Early State Enrollment Numbers Show Increased Medicaid Sign-Ups
Kentucky and New York release figures showing that a large majority of people signing up for coverage under the health law are qualifying for the federal-state program for low-income residents, often because they don't have to pay anything to immediately enroll. Meanwhile, Arkansas says more than 62,000 people have been approved for that state's innovative Medicaid program.
The Associated Press: More Than 26,000 Kentuckians Sign Up For Coverage
Three weeks into the federal health care overhaul, more than 26,000 Kentuckians have signed up for medical coverage, the vast majority of whom will become Medicaid recipients. Gov. Steve Beshear released updated enrollment numbers Thursday, showing that 21,342 people have been enrolled in Medicaid program and another 4,832 in private insurance plans since the Kentucky Health Benefit Exchange in just over three weeks. Coverage won't begin until Jan. 1 (Alford and Lovan, 10/25).
The Buffalo News: Many 'Obamacare' Enrollees In N.Y. Go To Medicaid
More than 37,000 New Yorkers have signed up for health insurance since enrollment under the Affordable Care Act began Oct. 1, but many of them are going into the state's Medicaid program rather than one of 16 private insurance carriers participating in the new federally mandated program. ... In the first three weeks of the "Obamacare" enrollment, 23,717 New Yorkers who went to a new state website to enroll for insurance ended up being steered to join Medicaid because their incomes were low enough to qualify. In all, 13,313 New Yorkers have enrolled for health coverage with one of the 16 private insurance carriers participating (Precious, 10/25).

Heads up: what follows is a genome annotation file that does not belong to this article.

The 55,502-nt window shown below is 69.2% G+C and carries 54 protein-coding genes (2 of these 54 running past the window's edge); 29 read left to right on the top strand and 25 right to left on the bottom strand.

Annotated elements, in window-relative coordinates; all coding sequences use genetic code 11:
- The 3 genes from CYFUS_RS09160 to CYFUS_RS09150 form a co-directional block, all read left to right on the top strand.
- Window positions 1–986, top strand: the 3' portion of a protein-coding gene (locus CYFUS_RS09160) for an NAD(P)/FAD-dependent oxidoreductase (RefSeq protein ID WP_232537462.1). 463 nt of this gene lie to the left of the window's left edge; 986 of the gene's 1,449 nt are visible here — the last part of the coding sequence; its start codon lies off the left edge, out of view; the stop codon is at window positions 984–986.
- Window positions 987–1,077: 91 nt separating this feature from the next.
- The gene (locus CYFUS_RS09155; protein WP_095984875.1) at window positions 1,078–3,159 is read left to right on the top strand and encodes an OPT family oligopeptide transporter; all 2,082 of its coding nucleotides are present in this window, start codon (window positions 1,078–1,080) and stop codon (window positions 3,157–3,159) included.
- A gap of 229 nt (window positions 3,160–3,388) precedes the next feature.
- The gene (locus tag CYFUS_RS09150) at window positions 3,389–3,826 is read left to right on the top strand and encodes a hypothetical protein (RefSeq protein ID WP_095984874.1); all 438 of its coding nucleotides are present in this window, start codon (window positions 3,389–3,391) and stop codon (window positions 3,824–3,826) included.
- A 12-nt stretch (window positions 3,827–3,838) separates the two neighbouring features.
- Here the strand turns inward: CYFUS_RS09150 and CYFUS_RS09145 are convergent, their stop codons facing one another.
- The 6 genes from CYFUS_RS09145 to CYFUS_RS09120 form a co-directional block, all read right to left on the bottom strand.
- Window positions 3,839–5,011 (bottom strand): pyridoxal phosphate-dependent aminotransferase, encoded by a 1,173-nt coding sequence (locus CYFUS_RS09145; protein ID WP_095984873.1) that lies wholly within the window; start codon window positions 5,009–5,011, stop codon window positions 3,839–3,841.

The Associated Press: Ark. Signs 62K People Through New Medicaid Plan
State health officials said Thursday that more than 66,000 Arkansas residents applied for health insurance under the state's Medicaid expansion and slightly more than 62,000 of the applications were approved. Arkansas was granted a waiver from part of the federal health care law so that it could use Medicaid funds to subsidize private insurance for low-income residents, instead of expanding the public program (Bartels, 10/24).